Memory: 32 GB + Up to 128 GB
SIM Slots: Single SIM , GSM
The Huawei P9 is powered by the brand’s own octa-core Kirin 955 chipset (four 2.5GHz Cortex-A72 cores + four 1.8GHz Cortex-A53 cores), paired with 3GB of RAM. The processor is powerful enough to handle multi-tasking and intensive tasks with ease, although you won’t get the blazing fast speeds you’d find on the Samsung Galaxy S7 duo. Thanks to the Mali-T880 MP4 GPU, gaming on this device is a breeze – we had a few intense sessions of Dead Trigger 2 and Asphalt Nitro and the graphics rendered smoothly without any hiccups. The only issue we faced with the P9 was the occasional app crash or freeze – and this was particularly while using Snapchat. We know Snapchat has issues on Android, but we found it to be particularly problematic on the P9, with errors and crashes too frequent for our liking. The P9 gets warm after extended gaming and use of the camera, but apart from that we didn’t face any heating issues on the phone.
In terms of the onboard storage, you get 32GB of memory to work with, out of which just over 23GB is available out-of-the-box. That should be sufficient, when clubbed with microSD card support up to 128GB. In terms of the connectivity options, the P9 supports 4G LTE, dual-band Wi-Fi ac, DLNA, Wi-Fi Direct, Bluetooth 4.2, NFC and A-GPS.
The fingerprint sensor on the P9 is one of its most underrated features – it’s fast and snappy, and rarely misses a beat. You can configure up to five fingerprints, and use them for accessing the safe (protected photos, videos, files, etc.,) and locked apps. Apart from this, the fingerprint can also be used for other functions, similar to what we’ve seen on the Honor 7 and Honor 5X. For instance, you can swipe up and down on the sensor to open / close the notification panel, and swipe left / right to browse through images in the gallery. You can also use it to answer calls, turn off an alarm and take a photo or video. These functions can be performed with any finger, and not just the ones enrolled.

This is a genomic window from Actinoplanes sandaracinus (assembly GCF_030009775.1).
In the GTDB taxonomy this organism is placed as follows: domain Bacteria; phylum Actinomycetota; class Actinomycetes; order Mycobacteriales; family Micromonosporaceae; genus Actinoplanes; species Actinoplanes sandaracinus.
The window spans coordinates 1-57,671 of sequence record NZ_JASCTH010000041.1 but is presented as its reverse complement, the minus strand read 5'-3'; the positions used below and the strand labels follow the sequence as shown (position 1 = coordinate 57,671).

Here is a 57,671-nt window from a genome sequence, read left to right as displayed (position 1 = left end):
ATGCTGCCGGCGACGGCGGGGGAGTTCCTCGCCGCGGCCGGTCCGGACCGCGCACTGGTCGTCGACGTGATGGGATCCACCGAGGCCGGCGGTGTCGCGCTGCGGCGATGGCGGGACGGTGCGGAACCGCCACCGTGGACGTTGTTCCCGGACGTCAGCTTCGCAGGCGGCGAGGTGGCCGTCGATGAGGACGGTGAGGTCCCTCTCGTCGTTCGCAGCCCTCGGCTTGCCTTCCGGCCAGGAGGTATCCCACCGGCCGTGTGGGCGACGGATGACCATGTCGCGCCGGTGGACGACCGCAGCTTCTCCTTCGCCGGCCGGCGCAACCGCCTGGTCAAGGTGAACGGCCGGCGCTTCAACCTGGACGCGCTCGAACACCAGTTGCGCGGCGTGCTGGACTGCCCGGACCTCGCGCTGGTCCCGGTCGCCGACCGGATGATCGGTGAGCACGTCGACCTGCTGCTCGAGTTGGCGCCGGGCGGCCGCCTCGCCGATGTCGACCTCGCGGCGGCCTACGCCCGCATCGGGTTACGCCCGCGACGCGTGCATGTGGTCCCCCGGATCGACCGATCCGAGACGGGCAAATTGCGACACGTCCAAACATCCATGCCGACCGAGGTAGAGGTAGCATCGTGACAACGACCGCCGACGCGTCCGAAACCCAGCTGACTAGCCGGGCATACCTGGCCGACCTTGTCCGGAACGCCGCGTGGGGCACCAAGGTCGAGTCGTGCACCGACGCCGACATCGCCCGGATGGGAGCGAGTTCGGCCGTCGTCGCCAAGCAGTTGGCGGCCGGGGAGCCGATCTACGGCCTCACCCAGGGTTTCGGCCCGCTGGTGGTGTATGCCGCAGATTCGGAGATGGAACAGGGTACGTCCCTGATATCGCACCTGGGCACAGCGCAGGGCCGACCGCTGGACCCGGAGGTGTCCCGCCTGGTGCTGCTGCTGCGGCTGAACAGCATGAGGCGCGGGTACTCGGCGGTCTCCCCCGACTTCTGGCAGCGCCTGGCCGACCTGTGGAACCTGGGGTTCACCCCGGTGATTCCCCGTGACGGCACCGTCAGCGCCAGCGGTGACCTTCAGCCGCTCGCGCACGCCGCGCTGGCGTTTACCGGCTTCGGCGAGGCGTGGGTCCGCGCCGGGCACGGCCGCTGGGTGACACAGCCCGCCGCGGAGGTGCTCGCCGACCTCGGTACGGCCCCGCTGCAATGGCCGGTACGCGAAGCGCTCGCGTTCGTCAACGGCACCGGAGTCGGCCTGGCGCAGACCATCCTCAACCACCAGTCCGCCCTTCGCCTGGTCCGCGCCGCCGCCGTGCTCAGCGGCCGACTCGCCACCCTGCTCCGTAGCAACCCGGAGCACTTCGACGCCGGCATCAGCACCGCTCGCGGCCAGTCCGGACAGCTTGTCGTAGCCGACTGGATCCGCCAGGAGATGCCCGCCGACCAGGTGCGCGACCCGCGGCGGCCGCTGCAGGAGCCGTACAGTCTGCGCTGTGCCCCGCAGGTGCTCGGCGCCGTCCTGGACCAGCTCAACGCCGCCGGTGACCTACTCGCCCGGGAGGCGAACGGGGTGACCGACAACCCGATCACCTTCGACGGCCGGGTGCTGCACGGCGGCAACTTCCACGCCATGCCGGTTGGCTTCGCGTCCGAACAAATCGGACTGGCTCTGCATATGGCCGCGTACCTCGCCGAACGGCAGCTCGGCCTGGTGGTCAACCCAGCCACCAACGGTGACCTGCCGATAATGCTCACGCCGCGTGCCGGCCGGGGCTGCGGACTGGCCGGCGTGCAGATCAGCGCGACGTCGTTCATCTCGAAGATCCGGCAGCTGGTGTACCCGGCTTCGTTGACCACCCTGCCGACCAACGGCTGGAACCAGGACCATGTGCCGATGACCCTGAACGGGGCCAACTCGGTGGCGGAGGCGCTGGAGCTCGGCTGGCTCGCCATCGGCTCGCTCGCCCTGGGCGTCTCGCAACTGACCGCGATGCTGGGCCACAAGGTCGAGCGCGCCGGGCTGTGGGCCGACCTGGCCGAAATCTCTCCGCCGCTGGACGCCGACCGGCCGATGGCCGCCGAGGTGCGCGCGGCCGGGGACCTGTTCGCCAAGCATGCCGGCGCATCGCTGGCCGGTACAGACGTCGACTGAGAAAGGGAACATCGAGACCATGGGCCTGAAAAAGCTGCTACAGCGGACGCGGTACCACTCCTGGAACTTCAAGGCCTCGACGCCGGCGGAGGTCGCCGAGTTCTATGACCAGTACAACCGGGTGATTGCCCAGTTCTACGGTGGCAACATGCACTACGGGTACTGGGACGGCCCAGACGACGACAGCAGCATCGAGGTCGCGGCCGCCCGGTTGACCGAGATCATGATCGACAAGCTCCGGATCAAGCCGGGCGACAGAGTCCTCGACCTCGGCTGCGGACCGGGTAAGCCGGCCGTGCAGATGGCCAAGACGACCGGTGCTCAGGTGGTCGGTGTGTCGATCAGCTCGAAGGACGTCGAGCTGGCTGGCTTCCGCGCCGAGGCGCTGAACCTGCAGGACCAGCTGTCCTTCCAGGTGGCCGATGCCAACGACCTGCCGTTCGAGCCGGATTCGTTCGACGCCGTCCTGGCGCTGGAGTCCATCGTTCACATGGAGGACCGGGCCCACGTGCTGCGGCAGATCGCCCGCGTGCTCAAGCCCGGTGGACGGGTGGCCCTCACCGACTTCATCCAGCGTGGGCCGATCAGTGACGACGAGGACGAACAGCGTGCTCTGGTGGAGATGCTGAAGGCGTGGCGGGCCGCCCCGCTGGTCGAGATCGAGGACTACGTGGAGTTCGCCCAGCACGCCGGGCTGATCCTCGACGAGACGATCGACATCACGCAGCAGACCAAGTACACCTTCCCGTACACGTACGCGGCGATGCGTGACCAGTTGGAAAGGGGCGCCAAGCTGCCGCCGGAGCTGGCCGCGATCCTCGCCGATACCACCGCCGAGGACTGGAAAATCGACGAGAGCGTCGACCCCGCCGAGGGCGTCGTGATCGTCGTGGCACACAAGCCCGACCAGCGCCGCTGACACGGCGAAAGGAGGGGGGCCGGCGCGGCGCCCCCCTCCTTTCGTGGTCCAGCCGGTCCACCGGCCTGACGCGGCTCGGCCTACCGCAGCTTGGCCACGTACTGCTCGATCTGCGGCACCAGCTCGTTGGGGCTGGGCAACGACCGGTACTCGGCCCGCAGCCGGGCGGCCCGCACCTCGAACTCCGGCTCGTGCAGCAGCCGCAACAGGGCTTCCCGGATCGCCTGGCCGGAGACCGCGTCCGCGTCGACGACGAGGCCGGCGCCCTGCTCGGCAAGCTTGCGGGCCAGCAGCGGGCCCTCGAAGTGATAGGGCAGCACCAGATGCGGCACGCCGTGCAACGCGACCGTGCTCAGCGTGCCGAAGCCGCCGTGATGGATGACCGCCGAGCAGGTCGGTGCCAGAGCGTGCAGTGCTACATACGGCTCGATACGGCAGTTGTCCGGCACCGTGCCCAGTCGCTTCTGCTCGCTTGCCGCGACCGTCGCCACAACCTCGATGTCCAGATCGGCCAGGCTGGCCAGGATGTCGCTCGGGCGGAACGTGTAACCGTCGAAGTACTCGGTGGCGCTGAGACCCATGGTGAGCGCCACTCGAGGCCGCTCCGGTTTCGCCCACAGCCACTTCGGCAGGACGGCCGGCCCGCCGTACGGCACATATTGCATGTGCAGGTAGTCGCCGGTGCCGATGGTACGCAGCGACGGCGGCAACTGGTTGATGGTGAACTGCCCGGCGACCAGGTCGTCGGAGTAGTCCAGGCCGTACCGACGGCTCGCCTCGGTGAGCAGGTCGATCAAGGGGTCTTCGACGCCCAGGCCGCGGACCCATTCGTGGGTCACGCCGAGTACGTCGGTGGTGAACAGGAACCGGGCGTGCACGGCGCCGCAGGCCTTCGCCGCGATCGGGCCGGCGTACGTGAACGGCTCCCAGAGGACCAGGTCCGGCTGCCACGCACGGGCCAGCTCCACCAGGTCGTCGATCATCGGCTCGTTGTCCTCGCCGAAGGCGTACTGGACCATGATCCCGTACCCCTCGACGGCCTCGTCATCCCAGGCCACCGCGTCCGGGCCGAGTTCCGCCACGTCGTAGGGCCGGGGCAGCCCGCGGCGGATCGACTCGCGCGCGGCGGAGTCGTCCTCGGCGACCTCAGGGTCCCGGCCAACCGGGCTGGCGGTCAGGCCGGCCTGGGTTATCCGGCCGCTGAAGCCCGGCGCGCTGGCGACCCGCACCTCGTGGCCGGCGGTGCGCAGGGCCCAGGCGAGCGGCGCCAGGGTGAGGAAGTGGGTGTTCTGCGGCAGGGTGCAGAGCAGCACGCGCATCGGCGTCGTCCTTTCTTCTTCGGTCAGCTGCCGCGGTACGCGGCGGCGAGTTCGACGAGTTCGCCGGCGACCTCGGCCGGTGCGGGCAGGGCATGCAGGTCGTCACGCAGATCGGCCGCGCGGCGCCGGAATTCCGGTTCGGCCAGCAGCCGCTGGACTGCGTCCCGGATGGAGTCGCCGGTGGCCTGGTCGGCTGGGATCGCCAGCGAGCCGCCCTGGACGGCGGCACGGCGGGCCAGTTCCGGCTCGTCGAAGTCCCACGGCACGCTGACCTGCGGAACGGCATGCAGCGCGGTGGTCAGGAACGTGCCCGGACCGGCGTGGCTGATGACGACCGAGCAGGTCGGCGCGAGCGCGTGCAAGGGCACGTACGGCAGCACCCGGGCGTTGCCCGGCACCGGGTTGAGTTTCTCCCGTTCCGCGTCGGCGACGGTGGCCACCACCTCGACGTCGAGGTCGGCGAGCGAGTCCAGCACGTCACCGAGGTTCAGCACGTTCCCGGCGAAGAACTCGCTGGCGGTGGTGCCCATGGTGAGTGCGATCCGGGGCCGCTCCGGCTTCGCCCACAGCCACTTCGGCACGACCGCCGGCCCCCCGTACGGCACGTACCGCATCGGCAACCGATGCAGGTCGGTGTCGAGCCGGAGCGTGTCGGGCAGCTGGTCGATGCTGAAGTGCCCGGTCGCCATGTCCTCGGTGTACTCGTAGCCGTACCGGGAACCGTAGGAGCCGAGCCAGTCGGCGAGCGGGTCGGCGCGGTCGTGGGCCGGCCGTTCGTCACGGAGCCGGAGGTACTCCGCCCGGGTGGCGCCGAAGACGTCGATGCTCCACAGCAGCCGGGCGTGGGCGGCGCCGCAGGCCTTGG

The Huawei P9 features a 3,000mAh sealed battery, and this is one of its weak points. The battery lasted for just over 8 hours in our video loop battery drain test, which is one of the poorer results we’ve seen from a flagship of late. In our daily use involving a few phone calls, plus usage of WhatsApp, Facebook, Twitter and more (some extended Pokemon Go sessions as well), we never got more than three hours of screen on time. This should be fine for casual users, but power users will be disappointed. The other issue is that the P9 doesn’t support fast charging, with the included charger taking over 2.5 hours to charge the battery from 0 to 100 percent.
After two weeks of using the Huawei P9, the one thing we can say for certain is that this is a smartphone we really like using. We had a similar experience when we used the OnePlus 3 (review), which is incidentally one of the P9’s biggest competitors, along with the LeEco Le Max 2 (first impressions) and Xiaomi Mi 5 (review). We’ve already spoken about the P9’s cameras, but we’d just like to add – this is a smartphone for users who really enjoy photography. It works great as a point and shoot camera, but the real prowess of the P9 is in the creativity it allows – whether it’s in the black and white images, bokeh shots or the Light Painting modes. The cameras aside, the smartphone features a sleek build, vibrant display and decent performance, and these are all factors that work in its favour. However, for its asking price, the P9 might not have many takers, especially in a price conscious market like India. The Huawei P9 is very much a niche phone, but if you can afford it, it's one of the best camera smartphones you can own right now.